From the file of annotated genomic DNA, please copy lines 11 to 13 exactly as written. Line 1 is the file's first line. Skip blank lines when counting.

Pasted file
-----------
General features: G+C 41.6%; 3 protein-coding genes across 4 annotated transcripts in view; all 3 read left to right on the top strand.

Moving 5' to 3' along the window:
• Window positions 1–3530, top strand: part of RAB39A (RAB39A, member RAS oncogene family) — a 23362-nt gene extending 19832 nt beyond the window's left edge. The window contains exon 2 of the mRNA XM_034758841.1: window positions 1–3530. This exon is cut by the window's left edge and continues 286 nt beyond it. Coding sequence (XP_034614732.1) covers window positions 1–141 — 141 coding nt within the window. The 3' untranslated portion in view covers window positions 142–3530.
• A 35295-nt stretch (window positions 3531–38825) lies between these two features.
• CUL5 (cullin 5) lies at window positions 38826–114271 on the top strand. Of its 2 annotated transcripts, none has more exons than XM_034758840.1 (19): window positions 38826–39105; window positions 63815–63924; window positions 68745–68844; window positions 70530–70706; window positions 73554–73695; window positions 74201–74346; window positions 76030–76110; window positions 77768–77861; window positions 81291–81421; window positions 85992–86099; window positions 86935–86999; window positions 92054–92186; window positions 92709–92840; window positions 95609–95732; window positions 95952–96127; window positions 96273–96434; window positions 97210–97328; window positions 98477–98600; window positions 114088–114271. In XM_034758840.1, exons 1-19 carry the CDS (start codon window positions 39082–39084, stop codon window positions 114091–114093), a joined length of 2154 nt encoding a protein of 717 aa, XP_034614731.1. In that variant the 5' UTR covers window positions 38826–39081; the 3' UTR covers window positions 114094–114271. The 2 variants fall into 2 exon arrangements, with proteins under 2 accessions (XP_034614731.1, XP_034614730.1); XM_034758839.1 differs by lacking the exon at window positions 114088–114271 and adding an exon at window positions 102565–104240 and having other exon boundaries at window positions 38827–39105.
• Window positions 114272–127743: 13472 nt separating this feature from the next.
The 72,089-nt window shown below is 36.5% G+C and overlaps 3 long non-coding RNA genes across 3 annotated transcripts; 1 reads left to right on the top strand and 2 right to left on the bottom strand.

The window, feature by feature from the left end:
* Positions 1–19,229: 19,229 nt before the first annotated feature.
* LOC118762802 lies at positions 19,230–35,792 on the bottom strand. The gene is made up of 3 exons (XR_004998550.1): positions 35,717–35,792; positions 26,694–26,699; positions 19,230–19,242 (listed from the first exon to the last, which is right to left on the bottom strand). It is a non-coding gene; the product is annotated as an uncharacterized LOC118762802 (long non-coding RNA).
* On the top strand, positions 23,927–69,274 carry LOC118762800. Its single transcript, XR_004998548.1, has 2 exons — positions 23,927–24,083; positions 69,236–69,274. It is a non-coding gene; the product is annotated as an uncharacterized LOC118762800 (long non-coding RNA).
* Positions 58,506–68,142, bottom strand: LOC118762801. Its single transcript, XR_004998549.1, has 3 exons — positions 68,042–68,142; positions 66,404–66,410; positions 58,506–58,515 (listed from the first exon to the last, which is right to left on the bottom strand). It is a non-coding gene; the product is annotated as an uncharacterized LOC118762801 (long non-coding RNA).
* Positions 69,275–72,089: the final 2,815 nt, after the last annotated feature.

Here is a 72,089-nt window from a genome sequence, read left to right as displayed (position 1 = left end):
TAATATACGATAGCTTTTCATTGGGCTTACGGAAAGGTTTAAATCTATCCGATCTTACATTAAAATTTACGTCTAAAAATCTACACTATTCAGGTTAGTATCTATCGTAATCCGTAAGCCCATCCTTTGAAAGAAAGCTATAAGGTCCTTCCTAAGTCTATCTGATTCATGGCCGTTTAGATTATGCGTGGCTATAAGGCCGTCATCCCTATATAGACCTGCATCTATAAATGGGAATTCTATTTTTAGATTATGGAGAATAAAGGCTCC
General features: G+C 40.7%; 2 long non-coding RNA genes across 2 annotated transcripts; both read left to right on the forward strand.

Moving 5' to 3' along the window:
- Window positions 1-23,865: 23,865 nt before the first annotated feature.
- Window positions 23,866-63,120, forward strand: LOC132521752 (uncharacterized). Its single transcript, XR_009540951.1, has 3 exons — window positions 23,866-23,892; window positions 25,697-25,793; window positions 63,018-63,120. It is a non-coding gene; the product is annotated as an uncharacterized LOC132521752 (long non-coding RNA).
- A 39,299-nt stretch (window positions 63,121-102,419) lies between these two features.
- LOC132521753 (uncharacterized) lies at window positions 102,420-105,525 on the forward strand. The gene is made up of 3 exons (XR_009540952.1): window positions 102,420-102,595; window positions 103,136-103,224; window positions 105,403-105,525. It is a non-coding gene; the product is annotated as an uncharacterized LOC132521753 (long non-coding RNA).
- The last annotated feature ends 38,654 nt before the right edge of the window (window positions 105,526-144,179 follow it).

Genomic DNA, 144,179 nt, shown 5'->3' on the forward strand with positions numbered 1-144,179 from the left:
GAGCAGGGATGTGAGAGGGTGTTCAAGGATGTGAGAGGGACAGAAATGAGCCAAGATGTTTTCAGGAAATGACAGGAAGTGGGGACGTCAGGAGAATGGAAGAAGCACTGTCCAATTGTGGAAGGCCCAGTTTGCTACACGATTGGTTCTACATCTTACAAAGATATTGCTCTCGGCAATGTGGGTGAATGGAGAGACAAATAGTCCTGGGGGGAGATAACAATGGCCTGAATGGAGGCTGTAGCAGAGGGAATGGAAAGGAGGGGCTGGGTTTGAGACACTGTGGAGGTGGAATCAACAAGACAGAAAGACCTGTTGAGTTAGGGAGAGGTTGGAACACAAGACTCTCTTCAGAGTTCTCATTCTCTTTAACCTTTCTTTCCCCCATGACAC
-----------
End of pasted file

* On the top strand, positions 23,927–69,274 carry LOC118762800. Its single transcript, XR_004998548.1, has 2 exons — positions 23,927–24,083; positions 69,236–69,274. It is a non-coding gene; the product is annotated as an uncharacterized LOC118762800 (long non-coding RNA).
* Positions 58,506–68,142, bottom strand: LOC118762801. Its single transcript, XR_004998549.1, has 3 exons — positions 68,042–68,142; positions 66,404–66,410; positions 58,506–58,515 (listed from the first exon to the last, which is right to left on the bottom strand). It is a non-coding gene; the product is annotated as an uncharacterized LOC118762801 (long non-coding RNA).
* Positions 69,275–72,089: the final 2,815 nt, after the last annotated feature.